By Servando Gonzalez
Does Obama want to become America’s dictator? It seems so. In his recent Disaster of the Disunion speech, which apparently was written by Bush’s speechwriter at the Council on Foreign relations, there is an obscure reference to more power for Obama.
According to Mr Soetoro,
Some of what\’s broken has to do with the way Congress does its business these days. A simple majority is no longer enough to get anything — even routine business — passed through the Senate. (Applause.) Neither party has been blameless in these tactics. Now both parties should put an end to it. (Applause.) For starters, I ask the Senate to pass a simple rule that all judicial and public service nominations receive a simple up or down vote within 90 days. (Applause.)
The executive branch also needs to change. Too often, it\’s inefficient, outdated and remote. (Applause.) That\’s why I\’ve asked this Congress to grant me the authority to consolidate the federal bureaucracy, so that our government is leaner, quicker, and more responsive to the needs of the American people. (Applause.)
Of course, this is not the first time that an American president has openly expressed his belief that America needs a dictator. CFR member George W. Bush said at least three times that he would like to become a dictator. In 1998, talking about what it was like to be the governor of Texas he said: “You don\’t get everything you want. A dictatorship would be a lot easier.”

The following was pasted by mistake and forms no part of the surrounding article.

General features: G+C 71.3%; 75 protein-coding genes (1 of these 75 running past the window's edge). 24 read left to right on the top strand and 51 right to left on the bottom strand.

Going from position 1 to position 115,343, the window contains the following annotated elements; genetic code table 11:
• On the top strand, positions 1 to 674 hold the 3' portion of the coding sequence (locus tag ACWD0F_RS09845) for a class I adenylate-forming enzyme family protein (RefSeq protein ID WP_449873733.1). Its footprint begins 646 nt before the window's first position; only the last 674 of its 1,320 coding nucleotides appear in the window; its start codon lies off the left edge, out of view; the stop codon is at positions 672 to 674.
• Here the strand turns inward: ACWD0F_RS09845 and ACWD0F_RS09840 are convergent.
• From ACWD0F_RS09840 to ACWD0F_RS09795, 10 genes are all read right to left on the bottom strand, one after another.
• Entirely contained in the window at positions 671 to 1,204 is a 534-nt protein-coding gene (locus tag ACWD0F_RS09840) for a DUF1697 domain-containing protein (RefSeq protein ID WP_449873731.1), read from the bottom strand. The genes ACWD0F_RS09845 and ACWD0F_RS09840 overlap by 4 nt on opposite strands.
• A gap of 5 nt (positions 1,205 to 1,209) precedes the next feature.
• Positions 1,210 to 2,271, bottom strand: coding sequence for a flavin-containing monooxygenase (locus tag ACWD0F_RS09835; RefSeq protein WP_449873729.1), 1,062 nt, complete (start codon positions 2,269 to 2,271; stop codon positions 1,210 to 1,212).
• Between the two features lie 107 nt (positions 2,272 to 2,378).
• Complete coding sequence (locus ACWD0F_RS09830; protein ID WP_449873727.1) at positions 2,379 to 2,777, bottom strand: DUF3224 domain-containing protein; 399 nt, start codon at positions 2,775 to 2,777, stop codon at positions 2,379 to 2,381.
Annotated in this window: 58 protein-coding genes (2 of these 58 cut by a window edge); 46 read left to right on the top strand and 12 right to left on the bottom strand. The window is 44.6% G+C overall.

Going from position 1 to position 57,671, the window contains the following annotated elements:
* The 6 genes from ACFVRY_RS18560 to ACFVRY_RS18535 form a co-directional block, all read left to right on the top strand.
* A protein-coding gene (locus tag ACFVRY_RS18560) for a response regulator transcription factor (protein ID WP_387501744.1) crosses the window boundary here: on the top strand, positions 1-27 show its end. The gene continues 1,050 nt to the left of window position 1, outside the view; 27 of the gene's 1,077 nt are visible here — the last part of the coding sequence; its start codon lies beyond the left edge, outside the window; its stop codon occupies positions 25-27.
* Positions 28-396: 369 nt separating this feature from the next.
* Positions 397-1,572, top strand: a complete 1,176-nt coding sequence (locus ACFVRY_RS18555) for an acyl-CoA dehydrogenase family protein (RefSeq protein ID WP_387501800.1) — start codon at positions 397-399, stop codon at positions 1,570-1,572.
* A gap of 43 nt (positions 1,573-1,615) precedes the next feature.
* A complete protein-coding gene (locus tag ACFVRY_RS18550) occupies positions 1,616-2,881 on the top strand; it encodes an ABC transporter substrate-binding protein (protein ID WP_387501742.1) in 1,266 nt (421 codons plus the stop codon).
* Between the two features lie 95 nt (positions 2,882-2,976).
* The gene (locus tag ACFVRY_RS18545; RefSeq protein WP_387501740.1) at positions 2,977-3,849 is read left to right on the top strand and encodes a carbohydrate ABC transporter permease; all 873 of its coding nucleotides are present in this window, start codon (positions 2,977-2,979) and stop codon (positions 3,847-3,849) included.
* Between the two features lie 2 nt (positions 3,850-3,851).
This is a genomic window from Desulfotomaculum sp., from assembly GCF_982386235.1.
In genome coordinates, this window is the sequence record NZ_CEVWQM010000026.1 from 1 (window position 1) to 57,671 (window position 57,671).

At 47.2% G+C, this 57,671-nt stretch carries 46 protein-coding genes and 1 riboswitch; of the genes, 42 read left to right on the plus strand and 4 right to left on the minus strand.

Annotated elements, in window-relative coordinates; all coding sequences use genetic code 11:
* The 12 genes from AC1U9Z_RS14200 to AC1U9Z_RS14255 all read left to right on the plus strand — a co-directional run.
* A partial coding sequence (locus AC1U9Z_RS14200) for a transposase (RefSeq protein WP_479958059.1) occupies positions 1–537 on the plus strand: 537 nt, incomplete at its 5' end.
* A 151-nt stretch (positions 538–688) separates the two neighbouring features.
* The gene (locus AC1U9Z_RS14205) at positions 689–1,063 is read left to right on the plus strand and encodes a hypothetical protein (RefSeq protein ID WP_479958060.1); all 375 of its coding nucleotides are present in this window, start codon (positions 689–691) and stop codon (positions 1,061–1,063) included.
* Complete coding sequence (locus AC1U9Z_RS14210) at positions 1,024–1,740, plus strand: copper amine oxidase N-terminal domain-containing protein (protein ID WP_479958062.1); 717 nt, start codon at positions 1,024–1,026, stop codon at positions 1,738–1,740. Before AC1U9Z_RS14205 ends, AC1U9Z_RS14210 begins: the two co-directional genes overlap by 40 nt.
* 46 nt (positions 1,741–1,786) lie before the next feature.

In 2000, Bush joked: “If this were a dictatorship, it would be a heck of a lot easier, just so long as I\’m the dictator.” But, a year later, Bush repeated, now very seriously, “A dictatorship would be a heck of a lot easier, there\’s no question about it.”
Not surprisingly, some members of Congress are delighted with the idea. Last year, Republican Senator Mitch McConnell shamelessly proposed a drastic solution to the administration’s insistence that the country’s debt ceiling be raised against the wishes of many congressmen. According to McConnell, the power of the purse, an authority clearly invested in Congress according to the U.S. Constitution, should be handed over to the President.
The idea, however, that the U.S. needs an Emperor, not a President, is much older.
A long time ago, the CFR conspirators realized that it would be much……………….